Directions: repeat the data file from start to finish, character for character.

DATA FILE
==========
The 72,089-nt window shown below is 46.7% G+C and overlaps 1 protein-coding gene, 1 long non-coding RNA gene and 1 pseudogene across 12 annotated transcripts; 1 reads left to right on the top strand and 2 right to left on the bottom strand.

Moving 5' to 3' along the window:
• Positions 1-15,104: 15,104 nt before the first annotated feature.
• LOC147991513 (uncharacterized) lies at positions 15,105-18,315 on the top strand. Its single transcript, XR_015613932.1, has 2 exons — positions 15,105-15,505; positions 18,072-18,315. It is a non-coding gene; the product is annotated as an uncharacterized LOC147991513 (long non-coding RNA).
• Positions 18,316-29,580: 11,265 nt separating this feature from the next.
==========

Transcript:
The 72,089-nt window shown below is 46.7% G+C and overlaps 1 protein-coding gene, 1 long non-coding RNA gene and 1 pseudogene across 12 annotated transcripts; 1 reads left to right on the top strand and 2 right to left on the bottom strand.

Moving 5' to 3' along the window:
• Positions 1-15,104: 15,104 nt before the first annotated feature.
• LOC147991513 (uncharacterized) lies at positions 15,105-18,315 on the top strand. Its single transcript, XR_015613932.1, has 2 exons — positions 15,105-15,505; positions 18,072-18,315. It is a non-coding gene; the product is annotated as an uncharacterized LOC147991513 (long non-coding RNA).
• Positions 18,316-29,580: 11,265 nt separating this feature from the next.